“We really need to bring the younger people into this industry and listen to their voices”, said Lyden-Kluss. “So much of what we hear at events in the industry is rhetoric from the last century. I think we need to listen to the rhetoric of the 21st century as we lean into the future.”
Build “a strong compliance department”
Increasingly, businesses in the maritime industry have started to develop departments focusing on the reduction of environmental impacts. For example, Xodus Group, an offshore engineering consultant, has recently appointed Eric Houston as their Environmental Impact Assessment Manager, to aid compliance and help liaise with communities.
Kathy Metcalf, President and CEO of the Chamber of Shipping of America, urged the industry to “have a strong compliance department” that will be “forward-looking so you’re not only advising on what is required now but what is required tomorrow and the year after”.
“Then you need a good implementation programme”, Metcalf continued.
Nicole Pirot, Assistant Manager of Environmental Compliance at Excelerate Energy, shared what makes compliance easier for her company.
“For me, one of the things that helped me was auditing. Auditing the ships means that you have to go through the regulations to be able to prepare an audit. […] Another one is test; test your equipment, test for performance, test for compliance. Don’t just show yourself that it’s working, but also that it’s compliant.”
Be open to the public
There is public pressure on all business sectors to become greener, and maritime is no exception. Many companies that show their plans and initiatives towards sustainability often meet a welcoming response. But even if there isn’t an initiative in the business plan just yet, it is also important to keep communicating about what you are doing towards that.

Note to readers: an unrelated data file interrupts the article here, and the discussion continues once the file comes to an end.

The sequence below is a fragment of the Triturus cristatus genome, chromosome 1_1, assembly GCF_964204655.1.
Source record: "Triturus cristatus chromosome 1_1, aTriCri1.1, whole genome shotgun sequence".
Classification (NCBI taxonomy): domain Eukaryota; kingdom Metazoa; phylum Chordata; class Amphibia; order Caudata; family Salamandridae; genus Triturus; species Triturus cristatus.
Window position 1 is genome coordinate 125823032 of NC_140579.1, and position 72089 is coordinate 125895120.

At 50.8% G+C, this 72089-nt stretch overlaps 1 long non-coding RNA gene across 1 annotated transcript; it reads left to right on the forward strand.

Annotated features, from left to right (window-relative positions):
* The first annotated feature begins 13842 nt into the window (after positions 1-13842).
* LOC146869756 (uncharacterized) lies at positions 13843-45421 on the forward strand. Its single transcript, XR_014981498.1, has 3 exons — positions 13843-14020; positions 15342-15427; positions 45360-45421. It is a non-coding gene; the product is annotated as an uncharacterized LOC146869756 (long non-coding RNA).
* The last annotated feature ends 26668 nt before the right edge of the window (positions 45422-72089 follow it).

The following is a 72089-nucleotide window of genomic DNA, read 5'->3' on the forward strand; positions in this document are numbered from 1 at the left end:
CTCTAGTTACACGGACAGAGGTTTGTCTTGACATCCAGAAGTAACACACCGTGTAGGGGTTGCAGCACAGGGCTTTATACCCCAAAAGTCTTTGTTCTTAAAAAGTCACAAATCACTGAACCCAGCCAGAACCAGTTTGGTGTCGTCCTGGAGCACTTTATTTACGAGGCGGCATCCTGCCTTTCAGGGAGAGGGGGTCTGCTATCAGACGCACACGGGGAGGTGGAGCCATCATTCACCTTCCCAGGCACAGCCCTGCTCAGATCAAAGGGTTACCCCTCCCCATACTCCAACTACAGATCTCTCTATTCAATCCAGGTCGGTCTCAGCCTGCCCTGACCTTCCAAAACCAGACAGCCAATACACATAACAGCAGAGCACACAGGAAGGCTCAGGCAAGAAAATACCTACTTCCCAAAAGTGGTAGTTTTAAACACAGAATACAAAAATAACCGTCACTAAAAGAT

“We continue to have the conversation about our public awareness or lack of visibility with the public”, Lyden-Kluss noted. “The public is demanding us to be green, but they don’t really understand what that means. And they don’t understand what the industry is doing towards that goal and towards that objective because they don’t understand the value proposition that the industry provides.”
This kind of PR activity can build your business’ image, start the necessary conversations within the industry, and show your company’s willingness to improve.
Strive for more
Uncertainty towards regulations is not new for shipping, but if the dates of compliance are tight and decision makers are pushing for stricter regulations in the long-term, what you can do is to set your bar higher.
Matt Hughes, Executive Vice president of Sales & Marketing at EnviroCleanse, notes that retrofits will be a thing of the past, and new ship designs will come with integrated systems.
It is, therefore, crucial for the industry to try to look past the minimum requirements and strive towards a plan that will last for decades and that will help with the near-term upcoming regulations.